These essays form a highly personal epilogue to "The Gospel Sound" and allow Mr. Heilbut to deploy a confessional mode that suits his elegy for a dying American art.
The young girl is a typical teenager insofar as she's moody, difficult, and not fully appreciative of the risks that Robie takes - which helps the story along and endears her to both Robie and readers. Another winner by David Baldacci.
Pastor Keller was well qualified to write this book.
A fairly straightforward, rueful memoir in which the author achieves frank self-acceptance.
"The Book of Mormon Girl" is a luminous ode to Brooks' passion for Mormonism, in spite of her church's rejection.
The Sakyong artfully takes concepts from running and uses them to explain meditation.
...an historical novel...If you have not read Redeeming Love, you need to. If you have read it, read it again.
A testament to the strength and goodness within the human spirit.
It’s slanted toward action-oriented readers, who will find that Briticisms meld with all the other wonders of magic school.
This cri de coeur, which appears in a letter to her estranged daughter and grandchildren, suggests that Bornstein has made real sacrifices to follow her own advice, and can therefore dispense it with integrity.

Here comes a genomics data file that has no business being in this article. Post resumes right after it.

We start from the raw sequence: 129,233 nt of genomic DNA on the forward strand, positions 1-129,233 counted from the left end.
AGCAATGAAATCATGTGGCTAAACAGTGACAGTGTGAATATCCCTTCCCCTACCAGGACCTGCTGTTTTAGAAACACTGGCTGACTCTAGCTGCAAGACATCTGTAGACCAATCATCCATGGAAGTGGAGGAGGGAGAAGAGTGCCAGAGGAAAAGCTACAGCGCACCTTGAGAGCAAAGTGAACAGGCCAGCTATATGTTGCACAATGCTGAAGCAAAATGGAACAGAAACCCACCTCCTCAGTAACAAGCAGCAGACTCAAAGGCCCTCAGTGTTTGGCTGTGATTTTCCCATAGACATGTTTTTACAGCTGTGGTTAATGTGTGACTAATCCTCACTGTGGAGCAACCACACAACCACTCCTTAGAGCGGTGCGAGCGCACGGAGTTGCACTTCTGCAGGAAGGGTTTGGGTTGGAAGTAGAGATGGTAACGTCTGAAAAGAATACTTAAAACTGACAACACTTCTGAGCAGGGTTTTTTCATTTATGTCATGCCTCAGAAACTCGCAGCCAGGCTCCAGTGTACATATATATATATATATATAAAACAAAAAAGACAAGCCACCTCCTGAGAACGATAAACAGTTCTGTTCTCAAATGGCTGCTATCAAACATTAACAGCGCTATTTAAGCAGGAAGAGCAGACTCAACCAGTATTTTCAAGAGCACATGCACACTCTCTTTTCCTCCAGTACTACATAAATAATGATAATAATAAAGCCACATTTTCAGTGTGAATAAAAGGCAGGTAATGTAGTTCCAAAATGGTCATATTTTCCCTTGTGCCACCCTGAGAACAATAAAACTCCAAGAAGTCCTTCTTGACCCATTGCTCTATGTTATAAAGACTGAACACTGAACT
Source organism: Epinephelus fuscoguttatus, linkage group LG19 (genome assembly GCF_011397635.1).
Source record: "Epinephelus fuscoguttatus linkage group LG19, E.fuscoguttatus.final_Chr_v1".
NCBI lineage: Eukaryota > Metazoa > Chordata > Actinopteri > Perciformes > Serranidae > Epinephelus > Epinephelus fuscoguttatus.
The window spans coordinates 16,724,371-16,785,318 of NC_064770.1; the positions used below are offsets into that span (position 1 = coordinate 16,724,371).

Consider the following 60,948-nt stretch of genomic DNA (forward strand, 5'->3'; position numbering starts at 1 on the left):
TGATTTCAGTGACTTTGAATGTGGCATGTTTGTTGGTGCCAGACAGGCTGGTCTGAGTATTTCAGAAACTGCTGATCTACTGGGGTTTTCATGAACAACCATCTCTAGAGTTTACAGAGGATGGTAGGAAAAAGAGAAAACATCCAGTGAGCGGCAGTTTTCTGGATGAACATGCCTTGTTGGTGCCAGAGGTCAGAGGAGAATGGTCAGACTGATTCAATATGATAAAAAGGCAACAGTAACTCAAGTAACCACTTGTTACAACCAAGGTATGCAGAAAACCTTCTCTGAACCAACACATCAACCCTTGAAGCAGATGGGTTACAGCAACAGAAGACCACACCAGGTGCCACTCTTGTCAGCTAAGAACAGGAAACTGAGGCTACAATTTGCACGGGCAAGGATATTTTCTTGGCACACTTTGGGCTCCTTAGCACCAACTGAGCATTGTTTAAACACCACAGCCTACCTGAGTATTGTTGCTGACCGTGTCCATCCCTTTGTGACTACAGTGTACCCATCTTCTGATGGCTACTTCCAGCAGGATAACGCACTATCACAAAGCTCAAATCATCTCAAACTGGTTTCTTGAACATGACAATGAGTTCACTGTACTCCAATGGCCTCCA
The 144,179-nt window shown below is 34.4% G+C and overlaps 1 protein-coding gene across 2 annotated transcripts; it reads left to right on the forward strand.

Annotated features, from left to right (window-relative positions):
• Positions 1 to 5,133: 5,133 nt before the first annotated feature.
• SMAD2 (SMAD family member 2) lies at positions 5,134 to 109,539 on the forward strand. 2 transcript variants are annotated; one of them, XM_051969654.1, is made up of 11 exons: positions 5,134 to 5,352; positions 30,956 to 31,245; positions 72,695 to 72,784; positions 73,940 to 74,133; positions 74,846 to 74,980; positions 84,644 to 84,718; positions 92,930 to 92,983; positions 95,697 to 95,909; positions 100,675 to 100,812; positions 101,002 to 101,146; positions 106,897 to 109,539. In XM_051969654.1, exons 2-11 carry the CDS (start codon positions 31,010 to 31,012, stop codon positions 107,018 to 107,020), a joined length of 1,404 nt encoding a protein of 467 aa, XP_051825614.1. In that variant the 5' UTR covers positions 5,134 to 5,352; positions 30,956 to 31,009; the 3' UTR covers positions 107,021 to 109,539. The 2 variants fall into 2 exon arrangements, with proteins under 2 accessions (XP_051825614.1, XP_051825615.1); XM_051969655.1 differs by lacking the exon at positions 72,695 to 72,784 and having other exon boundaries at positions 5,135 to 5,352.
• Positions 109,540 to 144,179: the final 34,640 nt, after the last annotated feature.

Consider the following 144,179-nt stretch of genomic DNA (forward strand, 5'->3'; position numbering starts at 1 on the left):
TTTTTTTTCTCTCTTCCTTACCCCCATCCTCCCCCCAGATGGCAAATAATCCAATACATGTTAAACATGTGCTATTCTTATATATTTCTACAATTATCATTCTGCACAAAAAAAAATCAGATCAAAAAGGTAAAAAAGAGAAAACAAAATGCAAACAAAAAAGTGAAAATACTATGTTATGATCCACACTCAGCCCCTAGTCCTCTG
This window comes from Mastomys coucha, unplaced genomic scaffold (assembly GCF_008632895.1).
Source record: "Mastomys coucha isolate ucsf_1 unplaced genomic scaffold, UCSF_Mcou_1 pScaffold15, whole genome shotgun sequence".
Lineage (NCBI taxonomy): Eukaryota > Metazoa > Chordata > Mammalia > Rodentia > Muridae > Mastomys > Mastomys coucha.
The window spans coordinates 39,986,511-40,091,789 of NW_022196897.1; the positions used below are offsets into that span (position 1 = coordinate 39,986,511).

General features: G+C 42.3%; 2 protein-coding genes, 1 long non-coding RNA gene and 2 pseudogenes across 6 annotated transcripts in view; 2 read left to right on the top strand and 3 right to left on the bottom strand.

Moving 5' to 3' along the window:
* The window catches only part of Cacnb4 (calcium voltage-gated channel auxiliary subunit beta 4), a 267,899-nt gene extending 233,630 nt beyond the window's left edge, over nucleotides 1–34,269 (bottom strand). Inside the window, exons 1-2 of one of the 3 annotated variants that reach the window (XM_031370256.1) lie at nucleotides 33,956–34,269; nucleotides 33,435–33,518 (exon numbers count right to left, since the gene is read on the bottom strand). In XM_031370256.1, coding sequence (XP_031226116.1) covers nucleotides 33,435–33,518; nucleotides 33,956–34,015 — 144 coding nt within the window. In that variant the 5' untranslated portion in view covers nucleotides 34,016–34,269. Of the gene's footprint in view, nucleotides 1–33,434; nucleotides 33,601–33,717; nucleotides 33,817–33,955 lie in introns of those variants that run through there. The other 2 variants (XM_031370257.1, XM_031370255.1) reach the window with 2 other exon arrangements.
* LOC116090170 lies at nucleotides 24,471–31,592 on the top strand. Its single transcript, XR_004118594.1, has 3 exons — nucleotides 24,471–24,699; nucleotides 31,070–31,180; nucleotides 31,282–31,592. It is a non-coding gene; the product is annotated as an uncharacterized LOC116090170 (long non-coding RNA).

Young , as before, captures a sense of universal torment and hurt that teaches there are choices if we open ourselves to see them.
...mammoth twists and head-pounding turns that will have readers and book clubs debating the roles of emotion and logic that drive human existence.
Lyrically yet cleanly and tightly written, solidly imagined yet filled with spooky resonances, and very funny at times, it's not like much else in contemporary British fiction.
...it should serve both as testimony to the author’s encyclopedic learning and as a compelling overview of the current debate on faith for those who doubt and for those who want to re-evaluate what they believe, and why.
If you are really serious about creating wealth for yourself then Think and Grow Rich is mandatory reading.
If the book has chimed with people around the world, it may well be because it is less a memoir about dying – though it doesn't shirk from either the emotion or the messiness of that – than a template for life.
The shadows of a beginning for black-white understanding, the persistent fight that Scout carries on against school, Jem's emergence into adulthood, Calpurnia's quiet power, and all the incidents touching on the children's "growing outward" have an attractive starchiness that keeps this southern picture pert and provocative.
As the events of the 1940s slip ever further away, they become harder to comprehend and imagine. In his foreword, Wiesel explains why he felt compelled to write Night, saying his "duty is to bear witness for the dead and for the living". He has done more than most to keep alive their memory.
Make an agreement with yourself to add this one to your reading list.
This well crafted plot is packed with tension and suspense. Dekker gives just the right amount of information to keep us hooked, but never enough to spoil the ride or reveal the final destination.